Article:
My thesis revealed that Brazil is multifaceted in its international perception, carrying a dichotomous reputation. While Brazil is celebrated for its culture, sports, and creativity, it is also acknowledged for grappling with serious issues such as economic and social inequality, violence, and governance challenges. This juxtaposition of positive and negative views contributes to the complexity of Brazil’s image on the global stage, where vibrant highs and significant lows coexist, encapsulating a nation of both remarkable strengths and profound challenges.

Notably, in addition to agribusiness and industrial products, Brazil is positively associated with its aerospace components, summer fashion, and accessories, which enjoy global recognition. Creativity emerges as a pivotal and enduring strength among Brazilians.

How do you ensure your teachings on place branding have a real-world impact, particularly with regards to Brazil?

In my teaching, I consistently strive to connect theoretical concepts with real-life examples, particularly those pertaining to Brazilian cities and the country at large. I utilize case studies and foster discussions around the unique branding challenges Brazil faces, allowing students to understand the practical application of their learning.

Additionally, I participate in academic panels covering various themes, including undergraduate, master’s, and doctoral levels. I’ve been invited as a guest speaker at conferences, universities, master classes, and workshops both in Brazil and internationally, addressing audiences in universities across England, Portugal, and Switzerland.

As an internationally-oriented, theoretically-grounded, and qualified higher education lecturer, I aim to inspire the teaching and learning process by enriching students’ experiences. My extensive knowledge of theory and practice in the business realm enhances students’ academic endeavors, particularly in their monographs or dissertations.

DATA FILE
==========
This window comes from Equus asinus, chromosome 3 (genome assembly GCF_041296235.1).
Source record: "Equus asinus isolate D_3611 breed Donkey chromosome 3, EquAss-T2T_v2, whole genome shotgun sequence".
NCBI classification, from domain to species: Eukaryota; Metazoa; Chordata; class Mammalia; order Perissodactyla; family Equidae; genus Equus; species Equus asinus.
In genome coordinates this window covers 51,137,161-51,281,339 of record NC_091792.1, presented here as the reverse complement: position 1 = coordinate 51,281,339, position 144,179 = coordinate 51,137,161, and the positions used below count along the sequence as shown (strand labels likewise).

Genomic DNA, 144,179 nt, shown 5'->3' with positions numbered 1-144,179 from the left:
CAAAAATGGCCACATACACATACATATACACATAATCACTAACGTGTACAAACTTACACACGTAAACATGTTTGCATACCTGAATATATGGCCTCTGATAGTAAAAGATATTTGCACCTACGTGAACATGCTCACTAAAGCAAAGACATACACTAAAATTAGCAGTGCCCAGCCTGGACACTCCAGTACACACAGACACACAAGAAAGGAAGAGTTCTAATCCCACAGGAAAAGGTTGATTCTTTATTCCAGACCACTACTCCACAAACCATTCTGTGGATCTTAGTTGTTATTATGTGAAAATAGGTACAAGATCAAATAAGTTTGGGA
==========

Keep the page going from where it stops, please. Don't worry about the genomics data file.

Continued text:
Furthermore, I have collaborated on manuscripts in English with researchers of diverse nationalities. In 2021-2022, I served as a guest editor for a special issue on Place Branding for the Brazilian Journal of Marketing – Revista Brasileira de Marketing. My leadership roles extend to being a track leader and coordinator at various ANPAD Brazilian conferences, including the 3Es – Strategy Conference, the EnANPAD – Brazilian Business Conference, and the EMA – Marketing Conference.

My work has been published in leading journals on place branding, such as Place Branding & Public Diplomacy and the Journal of Place Management and Development, as well as in other periodicals, conference proceedings, blogs, and related websites. I am also a co-founder and volunteer researcher for iii-Brasil, a weekly news coverage index tracking the international press’s mention of the country.